Movie Review - The Witch

So much about this film is about religion and faith. Whether writer-director Robert Eggers is condemning faith or using the horror genre as a way of embracing it via reverse-psychology is something I can't tell. On the surface, it seems to be the former. Eggers appears to be condemning it by condemning his characters, although that might not be proof. A trope or convention of the horror genre is to condemn or essentially kill one's characters. Whether it's The Thing (1982) or Scream (1996), an invasive and mysterious force enters and turns everything into chaos and fear, leaving death and destruction in its wake. This film is basically no different, but the problem is that it's not as scary or packs as much thrills as the aforementioned movies. It possesses some interesting drama, which by itself, if developed further, could have been very thrilling, but the actual supernatural elements foul it up.

It's a similar complaint I had with another recent, critically-acclaimed, horror film, The Babadook. I felt like the film would have been better without the final scene, which reveals the supernatural elements to be literally true, or else the titular character is revealed to be a real thing. The same feeling is here. It would have been better to have the so-called witch not be a real thing, as revealed in Eggers' final scene.

It's not that I'm against supernatural elements in movies, but there is a tendency for films to walk the line and play with the question of whether the supernatural is real or not. Ambiguity or confusion can be interesting, but at this point it also is hackneyed. There are horror films that put the supernatural up front like zombie films, vampire films and other monster movies, and those films end up being more effective on sheer visceral levels.

This film is set during the 1600's and the time of the Salem witch trials, the mid-Colonial days. Eggers of course plays off the time period and the pre-Industrial and agrarian difficulties to craft his Puritanical nightmare. Absent the supernatural, Eggers' tale could have been a very compelling story of survival, as the whole thing centers on a family of seven forced to leave a settlement or plantation town in New England and live out in the wilderness where they struggle to maintain food.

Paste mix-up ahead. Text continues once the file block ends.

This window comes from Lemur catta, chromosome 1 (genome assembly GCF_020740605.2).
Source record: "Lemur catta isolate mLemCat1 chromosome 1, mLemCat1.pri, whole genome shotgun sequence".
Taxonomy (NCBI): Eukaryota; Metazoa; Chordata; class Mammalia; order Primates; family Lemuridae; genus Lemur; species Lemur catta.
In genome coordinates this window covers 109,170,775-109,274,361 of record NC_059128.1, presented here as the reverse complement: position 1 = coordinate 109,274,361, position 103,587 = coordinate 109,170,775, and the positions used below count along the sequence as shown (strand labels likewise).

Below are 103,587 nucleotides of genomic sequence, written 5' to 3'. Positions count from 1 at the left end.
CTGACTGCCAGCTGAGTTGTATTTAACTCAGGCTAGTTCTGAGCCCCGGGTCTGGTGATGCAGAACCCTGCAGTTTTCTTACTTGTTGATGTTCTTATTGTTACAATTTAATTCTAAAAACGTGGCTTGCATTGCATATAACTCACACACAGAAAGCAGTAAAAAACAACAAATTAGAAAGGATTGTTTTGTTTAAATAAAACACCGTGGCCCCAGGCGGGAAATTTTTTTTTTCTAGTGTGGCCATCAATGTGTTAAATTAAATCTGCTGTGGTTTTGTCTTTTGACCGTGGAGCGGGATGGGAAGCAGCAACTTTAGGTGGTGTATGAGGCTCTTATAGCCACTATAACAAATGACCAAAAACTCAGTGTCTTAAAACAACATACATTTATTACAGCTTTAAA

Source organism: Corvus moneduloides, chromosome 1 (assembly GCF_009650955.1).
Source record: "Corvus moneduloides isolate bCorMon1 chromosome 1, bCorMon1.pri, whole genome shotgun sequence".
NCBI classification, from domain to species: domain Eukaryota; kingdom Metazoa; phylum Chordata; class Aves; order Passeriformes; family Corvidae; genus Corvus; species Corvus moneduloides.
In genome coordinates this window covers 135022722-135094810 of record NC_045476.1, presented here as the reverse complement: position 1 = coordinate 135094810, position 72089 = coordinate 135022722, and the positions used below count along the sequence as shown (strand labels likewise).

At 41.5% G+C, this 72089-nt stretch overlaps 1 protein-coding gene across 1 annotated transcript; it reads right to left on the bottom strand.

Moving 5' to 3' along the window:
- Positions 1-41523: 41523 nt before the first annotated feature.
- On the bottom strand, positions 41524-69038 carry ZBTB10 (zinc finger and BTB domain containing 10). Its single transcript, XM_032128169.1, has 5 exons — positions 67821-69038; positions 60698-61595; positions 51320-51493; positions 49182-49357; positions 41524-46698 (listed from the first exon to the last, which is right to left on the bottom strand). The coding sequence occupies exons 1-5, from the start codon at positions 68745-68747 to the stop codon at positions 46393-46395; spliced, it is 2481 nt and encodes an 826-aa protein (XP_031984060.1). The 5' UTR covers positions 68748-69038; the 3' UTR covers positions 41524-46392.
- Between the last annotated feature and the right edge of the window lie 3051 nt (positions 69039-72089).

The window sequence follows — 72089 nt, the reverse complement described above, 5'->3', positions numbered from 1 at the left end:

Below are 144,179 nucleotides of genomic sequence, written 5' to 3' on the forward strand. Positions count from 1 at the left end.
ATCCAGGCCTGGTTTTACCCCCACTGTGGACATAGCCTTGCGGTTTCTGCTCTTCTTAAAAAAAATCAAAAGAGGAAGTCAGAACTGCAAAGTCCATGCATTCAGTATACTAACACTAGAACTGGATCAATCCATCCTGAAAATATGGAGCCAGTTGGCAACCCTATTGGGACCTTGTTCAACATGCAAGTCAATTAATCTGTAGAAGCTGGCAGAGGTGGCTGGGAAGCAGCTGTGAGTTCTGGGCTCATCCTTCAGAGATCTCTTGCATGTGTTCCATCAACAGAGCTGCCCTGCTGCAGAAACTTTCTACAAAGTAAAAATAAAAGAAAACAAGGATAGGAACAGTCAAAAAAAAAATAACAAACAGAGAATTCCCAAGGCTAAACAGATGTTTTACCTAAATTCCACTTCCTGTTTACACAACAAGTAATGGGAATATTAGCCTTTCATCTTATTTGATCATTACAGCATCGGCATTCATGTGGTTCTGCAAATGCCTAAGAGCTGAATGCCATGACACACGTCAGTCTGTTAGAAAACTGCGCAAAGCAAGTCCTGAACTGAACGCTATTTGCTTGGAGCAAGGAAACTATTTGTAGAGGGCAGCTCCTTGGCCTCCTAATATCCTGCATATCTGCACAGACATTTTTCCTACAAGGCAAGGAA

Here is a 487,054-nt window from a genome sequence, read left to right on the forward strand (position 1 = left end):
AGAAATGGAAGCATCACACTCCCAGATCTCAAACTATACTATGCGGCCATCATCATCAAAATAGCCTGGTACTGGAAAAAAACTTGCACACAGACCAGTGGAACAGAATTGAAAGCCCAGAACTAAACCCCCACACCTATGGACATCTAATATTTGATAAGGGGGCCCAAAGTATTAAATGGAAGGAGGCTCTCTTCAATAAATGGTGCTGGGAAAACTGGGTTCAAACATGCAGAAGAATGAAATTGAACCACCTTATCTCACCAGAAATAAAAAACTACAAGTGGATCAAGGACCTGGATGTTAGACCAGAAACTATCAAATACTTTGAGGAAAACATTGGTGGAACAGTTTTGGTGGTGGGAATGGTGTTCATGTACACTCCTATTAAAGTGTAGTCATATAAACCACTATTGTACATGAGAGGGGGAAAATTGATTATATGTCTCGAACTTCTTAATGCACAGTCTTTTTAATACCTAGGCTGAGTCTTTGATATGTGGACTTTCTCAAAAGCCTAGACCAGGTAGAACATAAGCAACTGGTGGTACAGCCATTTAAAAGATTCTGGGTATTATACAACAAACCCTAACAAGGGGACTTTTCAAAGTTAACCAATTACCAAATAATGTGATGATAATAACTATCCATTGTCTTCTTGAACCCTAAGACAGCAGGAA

Eggers then pivots and wants to make his film a version of The Crucible. Yet, that might be only a superficial observation because his goal clearly isn't the same or it's unsure by the end what his goal is. Arthur Miller knew witchcraft wasn't real but people in the 1600's had strong beliefs that witches were an actual thing, so Miller was in a way satirizing people's fear of something that wasn't real, as an allegory for McCarthyism and the Hollywood blacklist of Miller's time in the 1950's. Eggers, however,  reveals that witchcraft is real, so he's not satirizing or critiquing irrationality or prejudice.

If Eggers is a person of faith, his ending suggests a cynicism that devotion and trust in God are ineffectual or aren't enough. If anything, too much might be harmful, unless this whole thing is just a geographical problem. The family and its farm might be too close to a witch's den, much like the family in Poltergeist (1982) lived too close, if on top of sacred, burial ground. The witch comes after the family, much like the evil spirits came after the family in Poltergeist. The only difference is that I could ascribe motive to the spirits. I knew why they were doing what they were doing. I struggled to ascribe one to this witch.

Put simply, if there is a witch, it's not made clear what her powers are, what the limits are or even what her aims are. Are her aims revenge or recruitment? Is it sheer Satanism where logic is thrown out for simple and random malevolence? If so, simple and random malevolence is boring.

There are very provocative ideas and images that Eggers invokes. The sexual awakening or titillation of a prepubescent boy, played by Harvey Scrimshaw, as well as the murder of an innocent baby, which are all shocking, but they're isolated. Eggers throws on screen a shocking image, but he doesn't go anywhere or anywhere further with these shocks.

In a film that's supposedly about womanhood or centered on a female character, played by Anya Taylor-Joy, the best performance is the prepubescent boy. Scrimshaw has a scene that's almost reminiscent of The Exorcist (1973). His possession and expulsion of what could be a demonic spirit are incredible to watch, as Eggers keeps his camera on him for a long, continuous take where Scrimshaw delivers a Biblical monologue and physical spasms and expectoration that are masterful.

It's an amazing moment that's more compelling than any of the brief moments of special effects. In a movie full of adults giving good performances, the boy steals the movie. Yet, it's an isolated moment lost in a film that doesn't utilize its supernatural elements to full potential.

Two Stars out of Five.
Rated R for disturbing violent content and graphic nudity.
Running Time: 1 hr. and 32 mins.


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